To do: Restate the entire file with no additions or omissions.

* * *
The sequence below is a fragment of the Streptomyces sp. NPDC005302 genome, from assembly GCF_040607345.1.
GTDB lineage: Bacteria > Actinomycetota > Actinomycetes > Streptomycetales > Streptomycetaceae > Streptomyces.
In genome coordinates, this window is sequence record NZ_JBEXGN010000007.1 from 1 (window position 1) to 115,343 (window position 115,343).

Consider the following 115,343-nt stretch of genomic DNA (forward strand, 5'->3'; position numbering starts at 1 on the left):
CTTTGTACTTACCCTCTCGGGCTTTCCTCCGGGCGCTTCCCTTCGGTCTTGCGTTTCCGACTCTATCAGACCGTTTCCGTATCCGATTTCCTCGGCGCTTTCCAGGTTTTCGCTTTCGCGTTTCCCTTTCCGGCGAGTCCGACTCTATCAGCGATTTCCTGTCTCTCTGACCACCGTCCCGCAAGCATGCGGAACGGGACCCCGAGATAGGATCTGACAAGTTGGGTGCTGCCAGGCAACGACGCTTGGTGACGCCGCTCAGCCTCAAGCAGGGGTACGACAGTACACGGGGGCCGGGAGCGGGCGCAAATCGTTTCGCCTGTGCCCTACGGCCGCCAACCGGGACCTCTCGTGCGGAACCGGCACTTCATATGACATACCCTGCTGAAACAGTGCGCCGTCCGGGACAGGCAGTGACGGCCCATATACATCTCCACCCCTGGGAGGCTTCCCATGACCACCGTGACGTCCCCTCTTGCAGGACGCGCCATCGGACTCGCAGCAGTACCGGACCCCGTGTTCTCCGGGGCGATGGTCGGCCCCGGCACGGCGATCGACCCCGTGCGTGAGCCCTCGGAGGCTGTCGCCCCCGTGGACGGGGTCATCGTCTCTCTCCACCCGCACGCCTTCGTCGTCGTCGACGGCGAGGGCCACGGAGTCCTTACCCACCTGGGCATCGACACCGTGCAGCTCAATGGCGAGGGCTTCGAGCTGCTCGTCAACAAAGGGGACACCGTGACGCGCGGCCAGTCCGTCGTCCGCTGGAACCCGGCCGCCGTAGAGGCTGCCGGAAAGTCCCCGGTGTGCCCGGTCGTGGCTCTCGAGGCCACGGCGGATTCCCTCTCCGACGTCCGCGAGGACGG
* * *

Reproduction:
The sequence below is a fragment of the Streptomyces sp. NPDC005302 genome, from assembly GCF_040607345.1.
GTDB lineage: Bacteria > Actinomycetota > Actinomycetes > Streptomycetales > Streptomycetaceae > Streptomyces.
In genome coordinates, this window is sequence record NZ_JBEXGN010000007.1 from 1 (window position 1) to 115,343 (window position 115,343).

Consider the following 115,343-nt stretch of genomic DNA (forward strand, 5'->3'; position numbering starts at 1 on the left):
CTTTGTACTTACCCTCTCGGGCTTTCCTCCGGGCGCTTCCCTTCGGTCTTGCGTTTCCGACTCTATCAGACCGTTTCCGTATCCGATTTCCTCGGCGCTTTCCAGGTTTTCGCTTTCGCGTTTCCCTTTCCGGCGAGTCCGACTCTATCAGCGATTTCCTGTCTCTCTGACCACCGTCCCGCAAGCATGCGGAACGGGACCCCGAGATAGGATCTGACAAGTTGGGTGCTGCCAGGCAACGACGCTTGGTGACGCCGCTCAGCCTCAAGCAGGGGTACGACAGTACACGGGGGCCGGGAGCGGGCGCAAATCGTTTCGCCTGTGCCCTACGGCCGCCAACCGGGACCTCTCGTGCGGAACCGGCACTTCATATGACATACCCTGCTGAAACAGTGCGCCGTCCGGGACAGGCAGTGACGGCCCATATACATCTCCACCCCTGGGAGGCTTCCCATGACCACCGTGACGTCCCCTCTTGCAGGACGCGCCATCGGACTCGCAGCAGTACCGGACCCCGTGTTCTCCGGGGCGATGGTCGGCCCCGGCACGGCGATCGACCCCGTGCGTGAGCCCTCGGAGGCTGTCGCCCCCGTGGACGGGGTCATCGTCTCTCTCCACCCGCACGCCTTCGTCGTCGTCGACGGCGAGGGCCACGGAGTCCTTACCCACCTGGGCATCGACACCGTGCAGCTCAATGGCGAGGGCTTCGAGCTGCTCGTCAACAAAGGGGACACCGTGACGCGCGGCCAGTCCGTCGTCCGCTGGAACCCGGCCGCCGTAGAGGCTGCCGGAAAGTCCCCGGTGTGCCCGGTCGTGGCTCTCGAGGCCACGGCGGATTCCCTCTCCGACGTCCGCGAGGACGG